Published: 12 September 2019

BRAVO to Ruth Forrest, well done on your recognition as a woman of influence.

Being recognised by the Australian Financial Review in its 100 Women of Influence is a significant achievement.

Even as a nominee in the public policy sphere you sit among some women with significant national profiles, who are also leaders within their various fields.

This year's group has been described by the AFR as champions of reinvention.

And from a nurse and midwife to childbirth educator and now a politician is a fair shift, but one that Ms Forrest has taken on with great gusto.

In more than a decade in Tasmania's Parliament, Ms Forrest has been anything but a shrinking violet.

She has made others around the Legislative Council sit up and take notice of the needs of Murchison, but Ms Forrest has also taken a broader view of what is good for the state.

Over that time her knowledge and connections within the health system has seen her ask the difficult questions of health ministers from both sides of the political spectrum.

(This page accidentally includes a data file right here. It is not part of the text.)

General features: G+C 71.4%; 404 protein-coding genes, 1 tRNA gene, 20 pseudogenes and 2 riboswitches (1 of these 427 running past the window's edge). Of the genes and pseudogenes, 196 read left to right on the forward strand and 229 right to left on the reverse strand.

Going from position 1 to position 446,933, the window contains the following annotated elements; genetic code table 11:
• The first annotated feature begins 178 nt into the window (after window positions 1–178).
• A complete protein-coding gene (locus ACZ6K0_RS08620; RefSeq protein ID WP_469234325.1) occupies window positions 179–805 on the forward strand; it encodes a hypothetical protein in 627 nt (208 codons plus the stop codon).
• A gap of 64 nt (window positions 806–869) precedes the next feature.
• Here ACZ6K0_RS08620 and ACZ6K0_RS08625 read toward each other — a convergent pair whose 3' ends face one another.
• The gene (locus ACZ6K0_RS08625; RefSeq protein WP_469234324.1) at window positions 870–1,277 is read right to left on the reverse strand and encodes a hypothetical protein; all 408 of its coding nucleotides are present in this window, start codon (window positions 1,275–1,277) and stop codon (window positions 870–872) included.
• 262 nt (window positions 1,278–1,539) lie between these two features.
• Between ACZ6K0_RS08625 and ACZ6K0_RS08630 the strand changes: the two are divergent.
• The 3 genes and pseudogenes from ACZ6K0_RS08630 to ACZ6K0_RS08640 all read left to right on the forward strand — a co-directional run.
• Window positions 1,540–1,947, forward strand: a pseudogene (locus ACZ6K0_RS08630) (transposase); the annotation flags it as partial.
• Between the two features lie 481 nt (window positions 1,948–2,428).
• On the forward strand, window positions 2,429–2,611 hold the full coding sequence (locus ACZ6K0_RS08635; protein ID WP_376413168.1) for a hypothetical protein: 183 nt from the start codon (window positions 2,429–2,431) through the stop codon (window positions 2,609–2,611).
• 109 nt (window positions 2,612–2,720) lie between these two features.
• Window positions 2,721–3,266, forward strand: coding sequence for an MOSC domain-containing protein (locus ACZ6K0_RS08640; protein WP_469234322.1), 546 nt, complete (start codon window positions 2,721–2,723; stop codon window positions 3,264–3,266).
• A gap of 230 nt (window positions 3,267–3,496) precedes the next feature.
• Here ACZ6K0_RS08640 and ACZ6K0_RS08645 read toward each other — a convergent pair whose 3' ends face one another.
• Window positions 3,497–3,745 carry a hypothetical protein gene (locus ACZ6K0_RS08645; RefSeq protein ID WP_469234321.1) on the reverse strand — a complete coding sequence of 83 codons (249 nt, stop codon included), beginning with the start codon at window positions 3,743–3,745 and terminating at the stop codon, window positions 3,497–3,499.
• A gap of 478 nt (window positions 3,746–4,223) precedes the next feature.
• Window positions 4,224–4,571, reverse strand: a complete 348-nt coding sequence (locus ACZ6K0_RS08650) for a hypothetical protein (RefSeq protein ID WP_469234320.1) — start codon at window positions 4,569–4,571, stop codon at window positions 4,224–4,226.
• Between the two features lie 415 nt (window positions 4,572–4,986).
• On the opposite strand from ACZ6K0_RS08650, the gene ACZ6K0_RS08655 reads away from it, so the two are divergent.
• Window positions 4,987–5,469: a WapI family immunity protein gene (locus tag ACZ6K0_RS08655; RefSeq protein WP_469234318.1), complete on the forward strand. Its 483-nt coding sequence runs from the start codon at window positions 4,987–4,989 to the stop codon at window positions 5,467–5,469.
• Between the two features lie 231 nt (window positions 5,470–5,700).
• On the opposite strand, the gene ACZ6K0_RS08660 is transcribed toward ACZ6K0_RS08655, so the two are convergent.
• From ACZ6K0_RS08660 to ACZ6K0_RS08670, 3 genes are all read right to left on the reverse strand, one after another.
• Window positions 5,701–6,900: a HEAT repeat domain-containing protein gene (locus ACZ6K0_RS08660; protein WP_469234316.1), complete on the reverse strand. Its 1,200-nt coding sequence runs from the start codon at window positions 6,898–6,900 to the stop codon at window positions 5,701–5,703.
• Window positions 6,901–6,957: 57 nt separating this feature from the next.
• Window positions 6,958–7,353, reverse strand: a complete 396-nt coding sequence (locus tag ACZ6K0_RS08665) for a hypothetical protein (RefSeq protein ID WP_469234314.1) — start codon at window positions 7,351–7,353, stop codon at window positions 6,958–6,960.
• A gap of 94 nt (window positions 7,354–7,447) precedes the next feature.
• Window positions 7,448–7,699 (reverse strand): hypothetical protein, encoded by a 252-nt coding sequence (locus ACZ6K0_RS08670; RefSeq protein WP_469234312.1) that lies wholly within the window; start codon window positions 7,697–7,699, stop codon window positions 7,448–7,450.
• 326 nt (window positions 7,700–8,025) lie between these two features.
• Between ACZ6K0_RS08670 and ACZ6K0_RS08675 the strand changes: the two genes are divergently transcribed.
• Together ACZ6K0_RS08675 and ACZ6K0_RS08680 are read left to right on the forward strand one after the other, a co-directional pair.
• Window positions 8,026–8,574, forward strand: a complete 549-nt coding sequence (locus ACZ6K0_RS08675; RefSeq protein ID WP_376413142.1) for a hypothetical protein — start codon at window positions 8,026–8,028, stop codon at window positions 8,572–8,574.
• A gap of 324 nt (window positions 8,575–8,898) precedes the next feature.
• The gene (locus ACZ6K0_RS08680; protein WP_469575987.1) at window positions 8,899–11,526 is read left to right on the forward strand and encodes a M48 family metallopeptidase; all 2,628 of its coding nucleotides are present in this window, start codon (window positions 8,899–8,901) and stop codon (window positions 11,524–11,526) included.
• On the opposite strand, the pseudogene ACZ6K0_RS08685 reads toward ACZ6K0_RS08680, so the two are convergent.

And she also works hard to understand the other issues which come before the Parliament, from the complexities of the budget through to the more socially charged issues including pill testing and gender on birth certificates.

But the question remains following the release of the nominees for the AFR list, where are the other Tasmanians?

Surely there are others who are worthy of making it into the esteemed company?

It may be a little early, but firebrand Senator Jacqui Lambie has certainly been having an influence on the Federal Parliament since her return earlier this year. Time will tell how influential she is going forward.

And maybe it's not the right time for the likes of Governor Kate Warner, but her track record in Tasmanian legal circles would certainly be worthy of recognition.

With a few minutes, many of us could reel off another few within business, academia, politics and the community who are worthy of recognition.


The Advocate Wednesday, 11 September 2019


Go Back